So I started looking for copper in the hole and sure enough there were small bits of copper glinting here and there.  The more I looked, the more I found, but I couldn’t chip any loose to take home.  It was pure copper but embedded in the rock.

     At Cemetery Island we saw some old graves, just sunken holes in the ground with crude, illegible markers.  Who were these people?  They were copper miners, I was told.  They were Englishmen from a hundred years or so ago.  Did they really work in the mines?  Nobody knew, but Englishmen had worked several places on the Island.  The more we explored the more evidence of digging we found.  ‘Who did all the digging?’  I asked different adults who I thought would know some answers.  I finally got a statement out of one leader, nothing detailed, but more than I had ever learned before.

     ‘Well, the last ones to mine here were the Americans,’  he said, ‘that was about 50 or more years ago.  Before that it was the English, way back in the 1700 and 1800’s.  But most of the digging was done by Indians who dug for copper all over this island hundreds of years ago.’  I was more curious than ever.  Imagine the history of people digging copper here that went back hundreds of years.

     When our ten days on Isle Royale were up, the boat couldn’t return for us, so we actually stayed on the island for 18 days.  With this extension of time, we were able to take at least one more longer trip, so six of us decided to go to Minong Mountain on the opposite side of the island, the northwest shore.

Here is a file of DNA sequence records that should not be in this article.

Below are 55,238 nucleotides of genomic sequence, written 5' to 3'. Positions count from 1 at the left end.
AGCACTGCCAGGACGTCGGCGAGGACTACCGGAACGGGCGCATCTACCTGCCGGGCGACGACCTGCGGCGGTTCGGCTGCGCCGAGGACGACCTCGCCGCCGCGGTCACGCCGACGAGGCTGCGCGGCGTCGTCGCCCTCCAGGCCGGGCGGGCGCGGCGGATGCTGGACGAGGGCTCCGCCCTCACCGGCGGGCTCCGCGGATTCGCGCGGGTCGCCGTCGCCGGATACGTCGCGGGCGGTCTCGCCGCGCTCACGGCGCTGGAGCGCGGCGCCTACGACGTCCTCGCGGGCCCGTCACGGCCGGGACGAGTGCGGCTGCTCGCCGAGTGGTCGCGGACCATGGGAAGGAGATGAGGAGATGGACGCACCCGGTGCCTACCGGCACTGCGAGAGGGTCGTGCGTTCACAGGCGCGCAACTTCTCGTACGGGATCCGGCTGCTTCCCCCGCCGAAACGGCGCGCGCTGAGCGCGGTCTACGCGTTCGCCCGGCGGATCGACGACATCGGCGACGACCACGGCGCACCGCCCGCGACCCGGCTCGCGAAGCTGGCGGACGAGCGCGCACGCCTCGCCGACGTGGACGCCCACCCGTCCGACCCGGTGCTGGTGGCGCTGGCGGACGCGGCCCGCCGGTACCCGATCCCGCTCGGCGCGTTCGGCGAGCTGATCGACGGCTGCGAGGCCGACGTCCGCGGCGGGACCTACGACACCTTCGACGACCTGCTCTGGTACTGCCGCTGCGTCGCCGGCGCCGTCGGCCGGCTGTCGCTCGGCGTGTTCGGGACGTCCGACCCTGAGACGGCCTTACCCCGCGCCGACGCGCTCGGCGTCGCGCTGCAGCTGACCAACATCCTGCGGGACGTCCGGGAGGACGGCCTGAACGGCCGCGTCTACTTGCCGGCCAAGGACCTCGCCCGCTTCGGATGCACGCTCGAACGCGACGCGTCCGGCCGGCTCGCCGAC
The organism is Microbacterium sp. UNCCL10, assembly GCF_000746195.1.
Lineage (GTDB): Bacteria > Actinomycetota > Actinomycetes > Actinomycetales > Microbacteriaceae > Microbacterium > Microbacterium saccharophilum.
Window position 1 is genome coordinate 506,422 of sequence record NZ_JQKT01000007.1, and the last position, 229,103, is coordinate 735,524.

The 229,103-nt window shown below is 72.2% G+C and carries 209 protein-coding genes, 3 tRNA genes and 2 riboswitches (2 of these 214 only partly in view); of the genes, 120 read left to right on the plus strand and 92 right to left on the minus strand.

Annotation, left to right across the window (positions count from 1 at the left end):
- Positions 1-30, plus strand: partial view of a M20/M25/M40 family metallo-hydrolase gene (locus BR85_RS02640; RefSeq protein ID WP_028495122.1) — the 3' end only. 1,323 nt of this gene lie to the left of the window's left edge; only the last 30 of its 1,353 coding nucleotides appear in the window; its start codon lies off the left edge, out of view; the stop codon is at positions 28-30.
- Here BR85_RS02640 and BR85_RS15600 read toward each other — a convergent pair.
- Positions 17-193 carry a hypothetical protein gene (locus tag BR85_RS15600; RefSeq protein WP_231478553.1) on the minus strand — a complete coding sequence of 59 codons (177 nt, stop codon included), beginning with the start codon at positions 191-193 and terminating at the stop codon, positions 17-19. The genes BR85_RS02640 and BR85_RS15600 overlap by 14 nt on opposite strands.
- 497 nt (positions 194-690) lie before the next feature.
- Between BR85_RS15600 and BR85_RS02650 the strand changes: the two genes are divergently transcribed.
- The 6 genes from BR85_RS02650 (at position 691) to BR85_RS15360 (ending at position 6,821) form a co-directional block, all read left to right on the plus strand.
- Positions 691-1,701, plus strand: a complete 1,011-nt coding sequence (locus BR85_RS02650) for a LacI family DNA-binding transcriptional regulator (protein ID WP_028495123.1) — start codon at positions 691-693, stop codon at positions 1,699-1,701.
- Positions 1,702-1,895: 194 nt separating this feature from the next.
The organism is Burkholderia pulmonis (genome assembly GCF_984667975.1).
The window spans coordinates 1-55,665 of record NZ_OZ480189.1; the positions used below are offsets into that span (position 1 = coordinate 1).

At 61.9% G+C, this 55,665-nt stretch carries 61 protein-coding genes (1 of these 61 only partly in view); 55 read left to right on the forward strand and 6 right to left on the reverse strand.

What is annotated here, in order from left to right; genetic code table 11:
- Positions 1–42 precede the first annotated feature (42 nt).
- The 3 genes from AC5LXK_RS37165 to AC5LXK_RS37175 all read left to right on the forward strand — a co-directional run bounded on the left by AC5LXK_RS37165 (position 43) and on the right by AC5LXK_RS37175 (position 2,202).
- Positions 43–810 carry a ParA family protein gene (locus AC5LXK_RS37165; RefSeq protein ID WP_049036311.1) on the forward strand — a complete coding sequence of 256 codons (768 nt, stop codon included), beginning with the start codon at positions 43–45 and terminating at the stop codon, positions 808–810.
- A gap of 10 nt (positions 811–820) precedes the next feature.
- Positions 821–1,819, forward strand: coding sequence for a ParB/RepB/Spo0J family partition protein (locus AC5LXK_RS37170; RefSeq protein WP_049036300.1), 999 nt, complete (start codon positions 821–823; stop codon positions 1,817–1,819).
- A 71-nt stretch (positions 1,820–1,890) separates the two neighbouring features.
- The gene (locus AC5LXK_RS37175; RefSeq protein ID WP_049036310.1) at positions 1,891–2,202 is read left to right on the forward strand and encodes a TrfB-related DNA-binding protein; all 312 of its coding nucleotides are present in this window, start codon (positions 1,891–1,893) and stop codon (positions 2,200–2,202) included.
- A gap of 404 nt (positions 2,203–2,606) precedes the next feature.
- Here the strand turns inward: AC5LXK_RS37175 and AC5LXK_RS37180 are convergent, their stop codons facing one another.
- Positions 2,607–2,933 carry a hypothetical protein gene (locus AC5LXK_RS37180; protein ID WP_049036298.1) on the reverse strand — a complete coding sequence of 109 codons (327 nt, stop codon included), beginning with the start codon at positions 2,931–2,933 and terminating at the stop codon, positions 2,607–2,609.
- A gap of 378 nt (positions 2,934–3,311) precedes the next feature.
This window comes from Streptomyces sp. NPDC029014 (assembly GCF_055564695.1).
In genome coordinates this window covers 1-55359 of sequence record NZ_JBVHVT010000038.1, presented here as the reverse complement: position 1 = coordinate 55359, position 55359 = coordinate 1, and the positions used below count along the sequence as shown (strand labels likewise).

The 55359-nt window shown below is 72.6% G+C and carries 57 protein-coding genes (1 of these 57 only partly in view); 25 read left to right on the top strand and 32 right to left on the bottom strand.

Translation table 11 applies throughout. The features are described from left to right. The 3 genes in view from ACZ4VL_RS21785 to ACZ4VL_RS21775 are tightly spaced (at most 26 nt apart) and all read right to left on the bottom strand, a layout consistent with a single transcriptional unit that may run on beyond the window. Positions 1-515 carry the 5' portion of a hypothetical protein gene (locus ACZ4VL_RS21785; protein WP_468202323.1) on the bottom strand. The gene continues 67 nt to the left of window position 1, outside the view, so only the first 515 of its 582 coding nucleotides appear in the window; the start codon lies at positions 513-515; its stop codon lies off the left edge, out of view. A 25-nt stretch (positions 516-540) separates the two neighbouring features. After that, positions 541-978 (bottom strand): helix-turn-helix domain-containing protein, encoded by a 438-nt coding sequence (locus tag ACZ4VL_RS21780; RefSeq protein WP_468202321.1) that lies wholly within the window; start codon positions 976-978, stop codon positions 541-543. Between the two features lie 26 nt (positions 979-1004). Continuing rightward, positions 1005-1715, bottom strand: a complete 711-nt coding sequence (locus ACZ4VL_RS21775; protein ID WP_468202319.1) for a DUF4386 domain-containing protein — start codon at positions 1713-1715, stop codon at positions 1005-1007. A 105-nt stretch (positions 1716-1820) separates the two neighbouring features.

On a previous trip to nearby Mount Franklin we could see Minong Mountain on the distant horizon.  Mrs. Carroll Paul, daughter of John M. Longyear of Marquette and head of the Marquette County Historical Society, had told me earlier that the Indian name for Isle Royale was ‘Minong’.  When a mountain with that special name was pointed out to me, I really wanted to go there.  From what I had heard, that mountain must have some special significance.  When we heard the boat would not arrive for at least four or five days, we got the go-ahead [to hike there].

     Minong Mountain lies just up from the west end of McCargo Cove, a long body of water jutting inland from Lake Superior.  Following a swampy red-ribboned trail laid out earlier by the CCC boys, we sloshed our way northwest.  We hiked about 17 miles to reach the cove at dusk.

     It was on this trip that I became more and more inquisitive about the copper miners.  It seemed to me that there was evidence of them everywhere on high ground.  McCargo Cove and the sides of Minong Mountain had been carefully worked over, yet there was still copper to be found.  In that area there were diggings everywhere.  In some places there were square holes (vertical shafts) filled with water.  Elsewhere, there were addits, tunnels driven into the sides of hills, with depressions everywhere.  There were remains of old machinery and railroad tracks (probably a tram-way), large clearnings with dilapidated old buildings, and huge piles of tailings everywhere.  Nothing has aroused my curiosity about copper more than the massive amount of surface disturbance we saw that summer of 1937.  What was so interesting at the time was so much obvious evidence of ancient and modern mining done in the same area.  The modern miners left iron rails, now long overgrown with vegetation, and the tumbledown buildings and everywhere were more tailings, shafts, and addits,  Away from the modern workings, the ancient pits seemed spread out endlessly back through the woods in all directions.  Possibly hundreds, even thousands, of these ancient pits had been reworked and then covered or destroyed by later mining.